Midland, flood evacuees try to manage crisis atop crisis
Midland — Among the 11,000 residents driven from their homes by flooding were ones who already felt like they were drowning.
People with the coronavirus, which fills the lungs with fluid, were part of the mass exodus.
One catastrophe, meet another.
“It’s scary,” said Rose Williams, 78, who sought refuge in the gym of Midland High School. “How much more are we supposed to take?”
Williams doesn’t have COVID-19 but is scared to the dickens of contracting it. She was fine living by herself. But she suddenly was thrust inside an enclosed room with 100 strangers.
She wasn’t the only vulnerable soul pondering such unpleasantries. When the Riverside Place retirement home in Midland was evacuated, some residents stayed with family but another 100 were taken to shelters.
Of the 150 people at the Midland High shelter, 50 slept in their cars because they were worried about the virus, said Brad Kaye, Midland city manager.
“COVID-19 didn’t go away miraculously because we had a flood,” he said.
For Kaye and other officials, it presented a tall order: How do you manage one crisis during the throes of another?
Eight shelters set up by the American Red Cross established protocols to deal with the disease.
At Midland High, people’s temperatures were checked before they entered the building. Masks were de rigueur. Beds were kept six feet apart. Hands were washed at regular intervals. A group of volunteers wiped down surfaces.
“We don’t want anything to spawn here,” said volunteer Paul Schroll of Midland.
Among the volunteers were nurses and doctors.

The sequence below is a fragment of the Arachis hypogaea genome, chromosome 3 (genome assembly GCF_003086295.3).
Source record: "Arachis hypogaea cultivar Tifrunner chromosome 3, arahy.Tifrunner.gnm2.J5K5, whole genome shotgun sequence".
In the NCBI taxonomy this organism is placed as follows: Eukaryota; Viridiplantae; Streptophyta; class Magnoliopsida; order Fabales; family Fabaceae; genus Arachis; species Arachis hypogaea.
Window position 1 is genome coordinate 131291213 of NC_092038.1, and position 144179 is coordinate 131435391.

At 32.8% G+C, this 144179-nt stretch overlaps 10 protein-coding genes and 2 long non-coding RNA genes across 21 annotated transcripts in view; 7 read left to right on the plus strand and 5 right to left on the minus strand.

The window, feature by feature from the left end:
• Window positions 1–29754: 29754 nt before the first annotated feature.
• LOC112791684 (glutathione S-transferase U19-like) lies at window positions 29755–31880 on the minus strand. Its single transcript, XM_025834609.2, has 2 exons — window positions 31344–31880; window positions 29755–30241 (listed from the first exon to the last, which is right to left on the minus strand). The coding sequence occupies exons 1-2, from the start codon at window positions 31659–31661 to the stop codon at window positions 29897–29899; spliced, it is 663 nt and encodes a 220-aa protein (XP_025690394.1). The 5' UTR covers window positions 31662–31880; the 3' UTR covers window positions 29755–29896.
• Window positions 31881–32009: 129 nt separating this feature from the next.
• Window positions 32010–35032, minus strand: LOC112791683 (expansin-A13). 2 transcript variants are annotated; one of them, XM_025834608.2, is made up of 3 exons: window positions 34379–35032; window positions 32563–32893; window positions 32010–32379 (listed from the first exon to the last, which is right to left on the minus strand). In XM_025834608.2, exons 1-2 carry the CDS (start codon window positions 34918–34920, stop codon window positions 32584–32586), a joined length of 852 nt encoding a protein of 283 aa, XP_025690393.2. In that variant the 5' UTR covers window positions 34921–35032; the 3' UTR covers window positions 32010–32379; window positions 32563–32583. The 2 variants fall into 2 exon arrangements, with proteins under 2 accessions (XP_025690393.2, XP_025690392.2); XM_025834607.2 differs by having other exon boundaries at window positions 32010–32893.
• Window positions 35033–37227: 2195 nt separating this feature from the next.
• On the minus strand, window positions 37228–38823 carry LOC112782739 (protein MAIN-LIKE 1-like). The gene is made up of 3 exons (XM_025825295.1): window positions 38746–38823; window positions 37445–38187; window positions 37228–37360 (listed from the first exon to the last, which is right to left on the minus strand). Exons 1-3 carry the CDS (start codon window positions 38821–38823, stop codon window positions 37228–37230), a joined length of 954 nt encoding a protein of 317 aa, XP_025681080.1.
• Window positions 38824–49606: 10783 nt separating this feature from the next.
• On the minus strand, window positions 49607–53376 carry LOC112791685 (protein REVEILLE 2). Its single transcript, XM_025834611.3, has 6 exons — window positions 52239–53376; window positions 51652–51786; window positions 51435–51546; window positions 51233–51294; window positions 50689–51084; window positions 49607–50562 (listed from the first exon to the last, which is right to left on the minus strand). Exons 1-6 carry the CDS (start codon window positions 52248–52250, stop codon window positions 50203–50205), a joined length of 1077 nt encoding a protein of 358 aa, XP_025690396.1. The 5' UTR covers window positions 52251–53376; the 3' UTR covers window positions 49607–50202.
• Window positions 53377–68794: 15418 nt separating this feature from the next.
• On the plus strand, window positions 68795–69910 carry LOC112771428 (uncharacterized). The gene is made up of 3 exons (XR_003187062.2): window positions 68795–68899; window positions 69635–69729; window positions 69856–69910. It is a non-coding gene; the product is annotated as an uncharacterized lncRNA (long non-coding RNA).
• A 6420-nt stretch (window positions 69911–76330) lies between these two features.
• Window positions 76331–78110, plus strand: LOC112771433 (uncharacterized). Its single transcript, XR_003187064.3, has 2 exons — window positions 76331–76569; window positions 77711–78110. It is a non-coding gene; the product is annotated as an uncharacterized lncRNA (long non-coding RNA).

Fred Yanoski, public health director for Midland County, said he believed local agencies were staying in front of the twin crises.
People with the coronavirus are being turned away from the shelters, he said. Instead, authorities find other places for them. The Red Cross has secured hotels for 65 residents, it said.
“It’s certainly a challenge,” said Yanoski.
The Midland area has one thing in its favor. While the virus rampaged through Detroit, it has largely spared the middle of Michigan.
Midland County has just 76 residents with the disease and didn’t report a single new case on Wednesday.
For someone left homeless during a pandemic, the elderly at Midland High seemed to be making the most of it.
They slept on cots and air mattresses spread across the gymnasium floor.
Dot Costello, who lives at Riverside Place, hadn’t been worried about the flooding. She lives on the third floor of the facility. She was surprised when she was evacuated with all the other residents.
Nor is this her first tango with calamity. She was born during the Spanish Flu pandemic in 1918.
Costello, 101 years young, worried about what will become of her hometown.
“I’m afraid to see what happened,” she said.
Besides her buddies at the retirement home, she also missing something else — her TV.
Williams can relate. She’s a little discombobulated, herself, and not just because of a deluge that comes every 500 years.
She was struggling to find her moorings inside her new domicile at the school.
“It’s OK but it’s not home,” she said. “But the people are very nice.”
The people were a small battalion of volunteers who were trying to make their guests feel as comfortable as possible.
It’s one of the hallmarks of the region, said Kaye, the city manager. The local populace has a big heart, and residents are ready to do whatever they can for others.
In fact, the largesse had filled the coffers of the shelter many times over, said Kaye. Midland High has more food, drinks and supplies than its operators know what to do with.
“One of the brilliant parts of this community is that we’re a generous community,” said Kaye. “When we have challenges, the members of our community step up.”